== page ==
1985—The Frog
Our family was a distinct oddity in Arlington, in a number of ways. If our neighbors included other households of nine, I wasn’t aware of them. The local phone book listed three Andersons (in contrast to several pages of us in Kaysville.) Through the Seventies, while we were accumulating, and already numerous but still mostly small in physique, and while seat-belts remained optional, our beloved Brunnhilde provided all the transportation we needed.
When she broke all our hearts by rusting out, we resorted to the second-hand market for a couple of Van Wiggles (Vans Wiggle?). We often expressed gratitude to kindly Providence for Timbaloo’s walkable proximity to the Arlington Auto Clinic, just the other side of Mass Ave, on Lowell Street at the bottom of our hill. Its genial proprietor, Steve (I really want to remember his Italianate surname) and his associates kept our spacious jalopies running much longer than we had any right to expect.

Then, when we could no longer eke out any more miles from our Teutonic rust-buckets, Steve became even more an indispensable benefactor to our family, as he brokered our purchase of this nine-passenger 1978 Ford Econoline van from the pastor of the local1 Lutheran church.
We celebrated this miraculous acquisition by undertaking Chapter Four’s only international family excursion. The details glimmer, but we clearly drove our thus-far-unnamed new mechanical family member north, through Massachusetts, New Hampshire, and Vermont into Québec, where this snapshot documents the occasion for posterity. If your eyes’ acuity exceeds that of mine, you can perhaps verify that the original letters “ F O R D ” still adorn his nose.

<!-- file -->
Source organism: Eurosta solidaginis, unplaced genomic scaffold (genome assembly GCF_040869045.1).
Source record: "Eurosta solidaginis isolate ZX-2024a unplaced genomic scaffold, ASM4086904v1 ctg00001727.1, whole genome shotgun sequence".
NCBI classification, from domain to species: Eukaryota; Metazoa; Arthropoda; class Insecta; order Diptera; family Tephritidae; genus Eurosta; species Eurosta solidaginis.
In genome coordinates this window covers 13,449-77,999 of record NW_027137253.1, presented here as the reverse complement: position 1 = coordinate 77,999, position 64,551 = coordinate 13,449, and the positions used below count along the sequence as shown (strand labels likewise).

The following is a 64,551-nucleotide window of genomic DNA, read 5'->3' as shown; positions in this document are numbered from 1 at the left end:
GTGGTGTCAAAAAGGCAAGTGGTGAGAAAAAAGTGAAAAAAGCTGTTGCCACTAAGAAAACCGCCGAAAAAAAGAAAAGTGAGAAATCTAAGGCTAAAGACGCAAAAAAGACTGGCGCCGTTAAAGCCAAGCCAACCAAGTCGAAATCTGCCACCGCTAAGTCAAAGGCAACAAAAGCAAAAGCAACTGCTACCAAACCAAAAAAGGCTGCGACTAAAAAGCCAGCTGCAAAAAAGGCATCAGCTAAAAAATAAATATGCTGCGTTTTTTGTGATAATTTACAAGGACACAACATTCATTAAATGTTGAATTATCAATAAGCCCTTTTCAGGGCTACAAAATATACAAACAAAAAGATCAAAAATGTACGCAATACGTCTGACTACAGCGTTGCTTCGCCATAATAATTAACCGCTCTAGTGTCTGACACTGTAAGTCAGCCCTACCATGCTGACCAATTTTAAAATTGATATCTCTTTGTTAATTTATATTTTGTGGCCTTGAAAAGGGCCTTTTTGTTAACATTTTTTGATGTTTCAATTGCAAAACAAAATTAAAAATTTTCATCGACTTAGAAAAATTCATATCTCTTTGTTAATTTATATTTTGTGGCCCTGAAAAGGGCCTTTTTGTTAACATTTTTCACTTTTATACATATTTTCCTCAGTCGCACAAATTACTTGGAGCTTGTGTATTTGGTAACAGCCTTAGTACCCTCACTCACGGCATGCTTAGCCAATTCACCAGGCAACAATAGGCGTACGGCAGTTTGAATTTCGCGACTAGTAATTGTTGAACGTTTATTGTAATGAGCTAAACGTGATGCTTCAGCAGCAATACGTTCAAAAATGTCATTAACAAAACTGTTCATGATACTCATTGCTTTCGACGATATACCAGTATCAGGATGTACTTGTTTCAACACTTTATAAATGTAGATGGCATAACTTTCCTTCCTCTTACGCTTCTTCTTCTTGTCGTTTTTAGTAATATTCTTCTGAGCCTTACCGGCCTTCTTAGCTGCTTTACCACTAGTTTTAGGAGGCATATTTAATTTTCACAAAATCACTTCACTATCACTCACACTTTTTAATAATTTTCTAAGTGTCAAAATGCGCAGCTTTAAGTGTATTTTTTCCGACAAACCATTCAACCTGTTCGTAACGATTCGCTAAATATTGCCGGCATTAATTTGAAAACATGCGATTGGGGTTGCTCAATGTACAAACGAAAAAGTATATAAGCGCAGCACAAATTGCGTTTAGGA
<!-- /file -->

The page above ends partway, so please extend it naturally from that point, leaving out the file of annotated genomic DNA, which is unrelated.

It was not long, however, before Rebecca and I drove him down to the junk-yard quarter of East Cambridge, acquired the “ O ” from a similar vehicle, hack-sawed it into the “ G ” that you behold here, and transmuted “ F O R D ” into the new “ F R O G ” that designated our signature conveyance forever after.
Through the next winter, the Frog retained his original color-scheme, while I laid plans to apply Bond-O and elbow grease to the extensive rust-spots that you see in the Canadian shot above and which, we suppose, moved our Lutheran friends to dispose of him to our advantage. Then, come spring, I gained in the most practical manner imaginable the fervent respect and admiration that I still retain for anybody who makes his living in the auto-body business. Finally, a professionally-applied, almost-iridescent deep green concealed my manifold clumsinesses, and we drove away from the paint shop in Our Beautiful Frog.

That’s day-care client Merielle Stamm, giving evidence of some fascination with the Frog, at the annual Arlington Ward Campout at the Joseph Smith Birthplace.

1Located about a mile south of Timbaloo, now (since the Turn of the Millennium) just across Route 2 from the Boston Temple.
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